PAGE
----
The term birth control is generally defined as the “deliberate prevention of pregnancy using any of several methods” (“Birth Control”). It is sometimes referred to as contraception (“Birth Control”). A deeper view of the term would reveal that it ranges from the most popular, which is the pills, up to the traditional, which is the method of abstinence (Avert. org). Its definition alone does not prescribe anything about the age group as to whom this should be administered. Recent studies would place better light on the administration of birth control for teenagers as early as their age and the benefits would bounce back on to them.
Likewise, the purpose of birth control is not the prevention of pregnancy alone but also includes health safety reasons and for medical purposes. It serves as a means of preventing the spread of HIV diseases among teenagers who are especially at risk for unprotected sexual intercourse. Moreover, pills, as one of the methods for birth control, are sometimes prescribed by doctors for “medical reasons, such as excessively heavy periods, severe menstrual cramps, or acne” (Greenfield).
These purposes stated above places birth control means with a lot of uses and does not solely mean the prevention of pregnancy, as it is commonly referred to. The benefits of providing birth control for teenagers exceed the moral speculations attached to it. The speculations and allegations of the harm that birth control would bring would certainly place the teenagers at a very disadvantaged position. A primary benefit of birth control being given to teenagers is that it would increase their awareness at a very early age.
Awareness of the birth control methods through proper education is not a means of preparing them to have sex. Rather, it is a means of preparing them to live healthy and responsible teenage lives. This would enable them to instill a sense of heightened awareness before they decide to engage in sex. The act of engaging into sexual intercourse by teenagers could not be avoided because of the stage of puberty they are going through. This is especially true with teenagers with teenagers with weak social support groups.
Likewise, the awareness they receive at an early age would become a tool they could use to decide whether they would want to engage in sexual intercourse or not. With the use of the information they are properly provided, they would have the chance to enhance their decision-making skills and would give the chance to make informed decisions. In addition to an informed judgment, birth control would prevent unwanted pregnancies and would reduce the number of teenage parents. This would provide a great benefit for the USA in relation to the latest statistics on teenage pregnancies.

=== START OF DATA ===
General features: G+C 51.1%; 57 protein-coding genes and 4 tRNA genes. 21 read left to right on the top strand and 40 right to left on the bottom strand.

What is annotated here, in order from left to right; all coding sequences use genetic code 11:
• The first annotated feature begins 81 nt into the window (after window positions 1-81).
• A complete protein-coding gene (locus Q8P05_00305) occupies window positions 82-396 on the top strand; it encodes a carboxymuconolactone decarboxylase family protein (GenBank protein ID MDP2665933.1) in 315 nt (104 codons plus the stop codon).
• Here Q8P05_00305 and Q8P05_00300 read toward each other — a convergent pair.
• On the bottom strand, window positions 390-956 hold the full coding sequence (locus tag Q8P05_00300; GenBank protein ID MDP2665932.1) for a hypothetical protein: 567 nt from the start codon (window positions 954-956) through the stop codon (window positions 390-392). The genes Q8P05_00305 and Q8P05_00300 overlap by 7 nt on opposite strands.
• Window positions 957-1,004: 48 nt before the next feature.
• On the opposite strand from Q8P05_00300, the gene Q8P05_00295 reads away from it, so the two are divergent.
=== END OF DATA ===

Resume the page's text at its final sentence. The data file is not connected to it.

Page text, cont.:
According to the report, “The United States has the highest rates of teen pregnancy and births in the western industrialized world. Teen pregnancy costs the United States at least $9 billion annually” (Teenpregnancy. org). With the alarming rate of teenage pregnancies today, it is best to mitigate the impact of such and help these teenagers as early as possible. It should be taken into account that the introduction of birth control to teenagers should be accompanied by several other factors for it to be considered as a successful one.
First, it should have with it the proper information as stated earlier. Factors that should be considered when making the awareness campaign would have to be that it contains the proper use of such, its importance especially to the teenage group, the purpose behind it, and the persons or organizations to whom teenagers could talk to about this. It should be clearly shown that the purpose for giving them birth control is not to persuade them into having teenage sex. Rather, it is to prepare them and inform them about the risks and importance of planning for their future.
Second, the important social support groups should constantly give teenagers with advice with regard to sensitive issues related to birth control. They would serve as the ones who would reinforce the values laid down by proper information dissemination. Third, trust should be given by parents to their children when it comes to birth control. Along with trust should be the constant reminder of the things they need to do. More often than not, barriers to communication between the parents and the teenagers result to disagreements between the two and would even bring them dissatisfaction and rebellion.
There is nothing wrong with teenagers receiving birth control especially so that abstinence is a form that is advocated by both religious and civic groups and is included in the list of birth control methods. This brings further light to the fact that birth control does not enhance the sexual activity of teenagers. Being the most vulnerable of them all, the opportunity to be protected, educated, and provided with birth control methods should never be taken away from them. It is a right which should be given to all women and men alike and to all age groups. Works Cited Avert. org.
Birth Control and Contraception for Teenagers. 26 June 2007. Avert. 22 August 2008 [http://www. avert. org/cpills. htm]. “Birth Control. ” In Microsoft® Student 2007 [DVD]. Redmond, WA: Microsoft Corporation, 2006. Greenfield, Marjorie. Myths and Realities about Giving the Pill to Preteens, Teens. 2 August 2008. The Dr. Spock Company. 22 August 2008 [http://www. drspock. com/article/0,1510,6127,00. html]. Teenpregnancy. org. General Facts and Stats. November 2006. The National Campaign to Prevent Teen and Unplanned Pregnancy. 22 August 2008 [http://www. teenpregnancy. org/resources/data/genlfact. asp].